Death is making its presence felt around me at the moment; in my work, in my family, in my circle of friends. So I’m thinking a lot about grieving, and the challenges of doing it in a society that would rather forget about death altogether.
Not so long ago, we generally did our dying at home, surrounded by the people we loved and the places we knew.
Now, more often than not, in the western world our dying is ‘outsourced’ in some way. Many of us will die in hospital and then be washed and dressed for our funeral by strangers. Handled ‘discretely’ behind closed doors.
All of this makes it easy for the whole business of dying, and therefore the business of grieving, to become taboo. Consequently, many people feel uncomfortable about grief (‘What should I say to the bereaved?’) and, collectively, it seems we’d rather that any grieving was kept quiet and ‘respectable’.
So, in light of this,
how might we grieve when it comes time for us to do so?
Especially given that we no longer have the traditions that might once have protectively shrouded us in black clothing for weeks or months, and let others around us know that we were mourning. Instead, we’re now expected back at work, and back to ‘normal’, within days…
There are theories about this stuff.
Some of the earlier theories on (western) grieving involved ‘steps’, ‘stages’, ‘tasks’ and goals to achieve.
And James William Worden envisioned a more active process of four tasks of mourning:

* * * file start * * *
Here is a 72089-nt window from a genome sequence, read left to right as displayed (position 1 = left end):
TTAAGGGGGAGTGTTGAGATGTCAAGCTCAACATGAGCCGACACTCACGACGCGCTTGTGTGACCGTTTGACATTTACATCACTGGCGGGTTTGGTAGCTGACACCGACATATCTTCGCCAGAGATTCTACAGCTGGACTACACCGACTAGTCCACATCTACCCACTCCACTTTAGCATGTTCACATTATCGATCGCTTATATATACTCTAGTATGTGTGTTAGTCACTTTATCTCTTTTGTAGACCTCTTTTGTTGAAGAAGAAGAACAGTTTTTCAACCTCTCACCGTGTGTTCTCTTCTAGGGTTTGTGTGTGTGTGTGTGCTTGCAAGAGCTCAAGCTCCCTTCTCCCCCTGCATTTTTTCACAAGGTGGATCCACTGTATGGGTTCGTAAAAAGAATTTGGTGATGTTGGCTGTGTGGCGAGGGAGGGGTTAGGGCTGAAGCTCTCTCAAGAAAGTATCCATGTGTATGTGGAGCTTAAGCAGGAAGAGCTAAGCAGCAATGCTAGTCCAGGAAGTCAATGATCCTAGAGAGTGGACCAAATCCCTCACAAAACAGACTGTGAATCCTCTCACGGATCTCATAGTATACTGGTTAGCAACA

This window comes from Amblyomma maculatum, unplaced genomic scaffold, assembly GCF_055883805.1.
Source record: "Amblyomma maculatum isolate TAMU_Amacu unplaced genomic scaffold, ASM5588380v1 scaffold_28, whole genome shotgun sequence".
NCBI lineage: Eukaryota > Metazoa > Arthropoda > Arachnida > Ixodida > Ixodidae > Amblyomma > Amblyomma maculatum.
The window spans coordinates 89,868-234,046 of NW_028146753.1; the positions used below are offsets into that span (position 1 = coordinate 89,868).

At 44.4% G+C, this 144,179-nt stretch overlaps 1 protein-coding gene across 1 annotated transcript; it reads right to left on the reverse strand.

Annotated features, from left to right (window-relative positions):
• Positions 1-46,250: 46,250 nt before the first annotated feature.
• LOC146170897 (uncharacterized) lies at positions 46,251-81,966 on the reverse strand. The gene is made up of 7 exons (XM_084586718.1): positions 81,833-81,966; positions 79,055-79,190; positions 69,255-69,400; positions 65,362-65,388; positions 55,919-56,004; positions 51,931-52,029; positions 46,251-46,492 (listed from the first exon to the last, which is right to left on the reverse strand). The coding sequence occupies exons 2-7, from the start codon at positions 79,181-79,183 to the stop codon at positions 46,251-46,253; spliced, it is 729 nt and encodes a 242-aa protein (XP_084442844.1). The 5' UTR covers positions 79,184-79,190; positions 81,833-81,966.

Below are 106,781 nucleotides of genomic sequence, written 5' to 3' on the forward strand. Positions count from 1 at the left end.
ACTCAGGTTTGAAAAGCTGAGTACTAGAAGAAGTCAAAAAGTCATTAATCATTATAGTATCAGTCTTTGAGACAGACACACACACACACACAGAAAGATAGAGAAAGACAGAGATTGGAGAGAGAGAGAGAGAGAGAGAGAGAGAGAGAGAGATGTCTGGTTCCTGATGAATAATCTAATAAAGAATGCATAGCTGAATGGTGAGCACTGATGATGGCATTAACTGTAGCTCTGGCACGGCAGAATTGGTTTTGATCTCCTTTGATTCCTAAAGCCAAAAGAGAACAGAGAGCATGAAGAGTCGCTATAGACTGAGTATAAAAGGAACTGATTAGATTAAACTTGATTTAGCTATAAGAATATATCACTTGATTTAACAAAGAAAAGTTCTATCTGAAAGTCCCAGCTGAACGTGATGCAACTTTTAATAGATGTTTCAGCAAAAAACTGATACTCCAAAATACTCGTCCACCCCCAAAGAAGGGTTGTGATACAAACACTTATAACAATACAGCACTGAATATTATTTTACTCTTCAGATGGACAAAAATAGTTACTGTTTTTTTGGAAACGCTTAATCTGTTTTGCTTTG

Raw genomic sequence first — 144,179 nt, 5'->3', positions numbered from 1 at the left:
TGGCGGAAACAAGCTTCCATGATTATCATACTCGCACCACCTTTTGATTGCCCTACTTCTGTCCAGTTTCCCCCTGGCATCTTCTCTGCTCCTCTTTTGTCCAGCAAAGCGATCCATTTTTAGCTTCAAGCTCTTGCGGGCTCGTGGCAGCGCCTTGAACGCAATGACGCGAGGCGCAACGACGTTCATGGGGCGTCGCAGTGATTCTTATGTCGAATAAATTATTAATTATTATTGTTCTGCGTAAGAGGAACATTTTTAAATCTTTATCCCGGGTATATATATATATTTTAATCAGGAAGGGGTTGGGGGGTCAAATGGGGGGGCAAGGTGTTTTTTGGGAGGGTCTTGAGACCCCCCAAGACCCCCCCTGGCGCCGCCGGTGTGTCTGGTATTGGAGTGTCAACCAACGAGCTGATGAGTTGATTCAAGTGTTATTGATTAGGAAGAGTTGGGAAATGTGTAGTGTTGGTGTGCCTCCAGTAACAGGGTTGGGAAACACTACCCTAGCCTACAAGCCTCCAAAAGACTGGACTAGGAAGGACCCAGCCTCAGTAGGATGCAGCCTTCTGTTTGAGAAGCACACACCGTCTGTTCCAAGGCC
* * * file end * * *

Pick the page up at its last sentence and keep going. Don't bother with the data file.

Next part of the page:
- To accept the reality of the loss
- To work through the pain of grief
- To adjust to an environment in which the deceased is missing
- To emotionally relocate the deceased and move on with life
One commonality amongst most of the earlier grief theories was the idea that we ‘should’ ultimately ‘accept the death’ of the person and just ‘get on with life’ without them.
‘Failure’ (and that was often the word that was used) to achieve this was usually seen as problematic – a sign, perhaps, of a thing called ‘complicated grief’.
A sign of trouble…
But grief theory is evolving and can now embrace less linear, less predictable approaches. It’s starting to accept that each of us may have to find our own, often painful, path through the darkness. It’s starting to see that the territory of grieving changes with each unique relationship, and so perhaps cannot be completely mapped-out in advance.
And, in the theory that resonates most for me, a different possibility altogether is foreshadowed: the idea of ‘continuing bonds’ (from Klass, Silverman & Nickelman).
Basically, this continuing bonds theory shelves the ideas of ‘letting go’ and ‘moving on’ in the way that many other grief theories define those things.
Instead, continuing bonds let us move toward our future without having to let go of everything from our past – and without having to completely ‘let go’ of the person who died.
So what about you?
Do any of these sorts of theories describe how grief actually feels in your life?
Or is it pointless to try to capture something as deeply felt and personal as grief can be?
Have there been particular things that have helped you through grief or loss?
Maybe certain traditions or rituals?
Or maybe even social media?
In Part 2 of this blog post, we’ll look into the idea of ‘continuing bonds’ a little more… and see what you make of those, too.
Photo: Gabrielle Gawne-Kelnar
Gabrielle Gawne-Kelnar (Grad Dip Counselling & Psychotherapy) is a Sydney psychotherapist in private practice at One Life Counselling & Psychotherapy. Gabrielle also co-facilitates telephone support groups for people who are living with cancer, for their carers, and for people who have been bereaved through a cancer experience. She is the editor of a journal on counselling and psychotherapy, the author of a private practice blog, and she provides regular therapeutic updates on facebook and Twitter @OneLifeTherapy.